In our previous blogs posts we’ve tackled questions about what is a registered adviser, how to find the right adviser, what to do if you have problems with your adviser and how your adviser is paid. One question we haven’t answer is “Why do I need an adviser?”
Trying to manage your investment portfolio on your own can be a daunting task. We’re not saying it can’t be done, but it’s not easy keeping up with the markets, the latest investments and your investment goal while also working and managing the rest of your life.
Getting an adviser to help you meet your investing goals instead of doing it yourself typically
comes down to at least one of three things, or even a combination of them…
Lack of knowledge
How much do you really know about investing? Do you know the difference between different
types of investments? What is more beneficial for meeting your short-term and long-term goals?
Do you understand the relationship between risk and returns? There’s plenty of information out
there for someone who wants to tackle investing on their own, but that’s not always the best
Lack of time
Managing your investment portfolio isn’t a one-off thing. Truly managing a diverse portfolio
of investments takes time. Your investments need to be monitored on an on-going basis and
reviewed during major life changes, such as getting married, having children or changing jobs, as well as when there are changes in the market.
Lack of interest
Everyone should be interested in how their money is working for them. However, taking an interest in your retirement or other savings and being fully involved in the process are two very different things.
That’s just the start of why you might need an adviser. Now that you know you need an adviser because keeping up with the markets and investments takes a lot of time and knowledge, what else does working with an adviser provide you?
Analyze your financial position and set investment goals
When you first meet with an adviser they should help you analyze your current financial position and determine your investment goals. You may have heard the adage “you need to know where you are to get where you want to be.” That holds true for investing as well. Knowing where you are will allow you to set realistic investment goals and timelines.
Design an investment plan
To achieve your investment goals, whether they are, saving for a house, saving for your education, retirement, etc. you need a plan. With your current situation and your investment goals determined your adviser can help you devise a plan to achieve your goals.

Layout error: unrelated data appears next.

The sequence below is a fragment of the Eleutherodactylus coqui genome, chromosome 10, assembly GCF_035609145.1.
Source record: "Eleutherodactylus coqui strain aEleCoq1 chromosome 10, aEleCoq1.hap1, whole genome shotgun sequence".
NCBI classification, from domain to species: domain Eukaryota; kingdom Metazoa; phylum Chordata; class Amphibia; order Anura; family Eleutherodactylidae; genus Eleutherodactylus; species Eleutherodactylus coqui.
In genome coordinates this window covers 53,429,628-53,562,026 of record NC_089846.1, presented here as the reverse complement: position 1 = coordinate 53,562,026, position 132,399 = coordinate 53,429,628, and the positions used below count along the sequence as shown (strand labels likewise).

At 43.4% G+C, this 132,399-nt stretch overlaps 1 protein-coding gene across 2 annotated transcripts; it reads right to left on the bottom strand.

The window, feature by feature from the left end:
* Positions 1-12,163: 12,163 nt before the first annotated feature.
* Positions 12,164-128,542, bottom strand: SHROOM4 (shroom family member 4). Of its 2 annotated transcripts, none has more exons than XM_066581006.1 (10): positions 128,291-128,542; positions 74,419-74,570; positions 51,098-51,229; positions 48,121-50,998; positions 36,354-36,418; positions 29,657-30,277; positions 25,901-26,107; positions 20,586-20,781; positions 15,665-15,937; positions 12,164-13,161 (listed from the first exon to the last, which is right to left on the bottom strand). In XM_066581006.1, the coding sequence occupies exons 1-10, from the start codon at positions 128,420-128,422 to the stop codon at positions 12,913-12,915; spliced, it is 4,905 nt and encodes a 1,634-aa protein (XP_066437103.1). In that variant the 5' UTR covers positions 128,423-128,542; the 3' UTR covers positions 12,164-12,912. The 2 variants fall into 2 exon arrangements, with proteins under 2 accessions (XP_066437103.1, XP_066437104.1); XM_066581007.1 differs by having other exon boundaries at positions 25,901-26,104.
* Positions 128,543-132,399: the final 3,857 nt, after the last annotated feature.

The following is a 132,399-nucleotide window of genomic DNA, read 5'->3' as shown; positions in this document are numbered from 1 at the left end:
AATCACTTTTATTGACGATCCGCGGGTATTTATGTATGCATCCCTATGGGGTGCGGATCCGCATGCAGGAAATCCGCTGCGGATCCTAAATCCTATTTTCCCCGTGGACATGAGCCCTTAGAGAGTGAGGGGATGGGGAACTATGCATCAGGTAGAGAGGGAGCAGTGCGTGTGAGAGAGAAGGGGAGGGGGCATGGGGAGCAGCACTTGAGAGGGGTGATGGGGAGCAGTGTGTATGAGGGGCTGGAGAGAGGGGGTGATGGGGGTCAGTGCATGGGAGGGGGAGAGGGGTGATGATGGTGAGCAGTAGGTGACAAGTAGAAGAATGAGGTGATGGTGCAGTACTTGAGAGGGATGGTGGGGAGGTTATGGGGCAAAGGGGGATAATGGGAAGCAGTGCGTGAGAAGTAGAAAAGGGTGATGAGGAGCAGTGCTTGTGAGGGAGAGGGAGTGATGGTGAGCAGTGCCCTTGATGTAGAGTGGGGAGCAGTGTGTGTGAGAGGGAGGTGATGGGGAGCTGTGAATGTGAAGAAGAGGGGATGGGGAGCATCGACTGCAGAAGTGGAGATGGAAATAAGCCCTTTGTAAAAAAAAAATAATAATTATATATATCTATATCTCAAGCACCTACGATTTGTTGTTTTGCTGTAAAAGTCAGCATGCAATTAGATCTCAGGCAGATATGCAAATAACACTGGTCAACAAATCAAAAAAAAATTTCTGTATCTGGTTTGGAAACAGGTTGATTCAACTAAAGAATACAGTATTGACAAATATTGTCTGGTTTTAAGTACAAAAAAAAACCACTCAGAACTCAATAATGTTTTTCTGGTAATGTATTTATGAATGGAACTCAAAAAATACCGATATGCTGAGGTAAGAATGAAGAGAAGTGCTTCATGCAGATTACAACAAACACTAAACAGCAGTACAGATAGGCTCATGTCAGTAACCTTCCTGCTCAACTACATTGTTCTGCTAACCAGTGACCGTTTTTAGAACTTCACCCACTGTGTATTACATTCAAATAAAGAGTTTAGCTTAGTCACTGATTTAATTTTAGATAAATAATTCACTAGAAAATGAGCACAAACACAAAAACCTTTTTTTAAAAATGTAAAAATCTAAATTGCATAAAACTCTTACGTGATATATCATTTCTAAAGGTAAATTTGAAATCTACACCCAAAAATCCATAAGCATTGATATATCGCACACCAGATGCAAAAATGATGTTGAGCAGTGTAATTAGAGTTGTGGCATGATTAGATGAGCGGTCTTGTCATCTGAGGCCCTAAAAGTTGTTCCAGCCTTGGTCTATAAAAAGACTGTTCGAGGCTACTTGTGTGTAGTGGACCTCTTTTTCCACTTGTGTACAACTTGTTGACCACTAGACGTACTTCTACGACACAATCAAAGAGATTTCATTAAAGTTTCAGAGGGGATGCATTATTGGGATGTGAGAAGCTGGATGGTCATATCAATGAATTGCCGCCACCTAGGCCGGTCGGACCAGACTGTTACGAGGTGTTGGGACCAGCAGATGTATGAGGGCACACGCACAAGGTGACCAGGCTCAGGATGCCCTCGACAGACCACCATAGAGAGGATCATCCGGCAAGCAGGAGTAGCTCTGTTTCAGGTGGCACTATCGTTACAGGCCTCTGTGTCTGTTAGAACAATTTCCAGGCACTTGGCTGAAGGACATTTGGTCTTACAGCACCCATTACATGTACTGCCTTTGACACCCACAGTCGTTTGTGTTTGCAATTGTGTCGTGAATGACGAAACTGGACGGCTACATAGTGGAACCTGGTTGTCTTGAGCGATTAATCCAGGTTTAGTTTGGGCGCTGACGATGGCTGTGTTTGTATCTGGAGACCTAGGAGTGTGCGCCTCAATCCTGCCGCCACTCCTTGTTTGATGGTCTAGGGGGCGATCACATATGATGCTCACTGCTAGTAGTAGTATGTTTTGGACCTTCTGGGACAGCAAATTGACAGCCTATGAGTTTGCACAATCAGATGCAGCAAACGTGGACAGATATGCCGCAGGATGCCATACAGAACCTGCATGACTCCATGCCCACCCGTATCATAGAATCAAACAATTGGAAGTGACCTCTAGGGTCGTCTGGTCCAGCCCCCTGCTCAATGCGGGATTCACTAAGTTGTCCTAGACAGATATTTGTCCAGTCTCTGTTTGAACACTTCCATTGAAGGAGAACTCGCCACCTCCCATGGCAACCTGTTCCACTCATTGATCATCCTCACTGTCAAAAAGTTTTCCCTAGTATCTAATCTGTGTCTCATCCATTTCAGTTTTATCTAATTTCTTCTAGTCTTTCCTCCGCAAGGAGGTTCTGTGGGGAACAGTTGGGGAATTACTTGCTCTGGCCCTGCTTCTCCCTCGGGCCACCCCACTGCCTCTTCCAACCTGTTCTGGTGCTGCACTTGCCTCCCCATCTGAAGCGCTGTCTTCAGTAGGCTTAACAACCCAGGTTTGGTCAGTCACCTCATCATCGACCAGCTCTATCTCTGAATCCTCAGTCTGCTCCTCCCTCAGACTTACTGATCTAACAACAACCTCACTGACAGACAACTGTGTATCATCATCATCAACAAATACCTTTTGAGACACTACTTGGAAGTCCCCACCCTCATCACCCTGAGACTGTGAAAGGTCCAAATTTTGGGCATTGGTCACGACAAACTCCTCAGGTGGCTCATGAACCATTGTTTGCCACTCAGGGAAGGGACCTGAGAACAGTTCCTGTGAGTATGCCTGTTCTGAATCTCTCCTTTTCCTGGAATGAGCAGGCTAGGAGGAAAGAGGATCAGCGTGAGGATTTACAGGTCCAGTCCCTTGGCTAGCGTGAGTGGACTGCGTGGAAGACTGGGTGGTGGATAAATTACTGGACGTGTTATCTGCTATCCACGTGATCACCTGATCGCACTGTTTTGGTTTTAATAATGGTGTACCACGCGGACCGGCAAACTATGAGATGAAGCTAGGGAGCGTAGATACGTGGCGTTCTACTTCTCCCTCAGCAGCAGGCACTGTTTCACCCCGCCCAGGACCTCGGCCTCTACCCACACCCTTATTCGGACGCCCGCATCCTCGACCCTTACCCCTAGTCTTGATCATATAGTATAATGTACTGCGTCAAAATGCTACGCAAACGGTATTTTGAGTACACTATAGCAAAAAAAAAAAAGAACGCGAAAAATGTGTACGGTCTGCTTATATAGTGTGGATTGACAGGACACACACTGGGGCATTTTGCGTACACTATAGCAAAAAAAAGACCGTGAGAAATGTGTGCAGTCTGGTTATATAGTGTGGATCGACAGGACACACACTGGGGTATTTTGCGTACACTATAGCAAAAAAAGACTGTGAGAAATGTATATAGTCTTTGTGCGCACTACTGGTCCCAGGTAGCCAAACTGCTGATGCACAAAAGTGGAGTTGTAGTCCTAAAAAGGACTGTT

Design a portfolio
Another adage is don’t put all your eggs in one basket. An adviser can help you design a diverse portfolio that while not totally immune to market fluctuations, will be better prepared to handle market volatility.
Choose suitable investments
Choosing the right investments is all about suitability. What is right for one investor may not be right for another. Suitability is determined by many factors, including time horizon, risk toleration, your investment goals, how much you have to invest, etc. By asking you the right questions and knowing your situation, an adviser should be able to help you choose suitable investments.
Track your progress
You don’t just set some investment goals, make some investments and then sit back and wait. You need to track your progress. An adviser can do this for you by providing periodic updates on the value of your holdings. This will help you determine if you’re on track to meet your investment goals.
Help you adjust as necessary
The markets are unpredictable. Even if you make suitable investment and follow you plan, changing markets can deviate you away from achieving your goals. Sometime an adjustment to your investment is necessary. You adviser can help you determine when a course adjustment is necessary to get you back on track.
Now that you know what you need an adviser make sure you find the right one for you. You can get help with that in our previous blog post “How do I find an adviser that’s right for me?” and also check back next week when we look at the questions you should ask your adviser.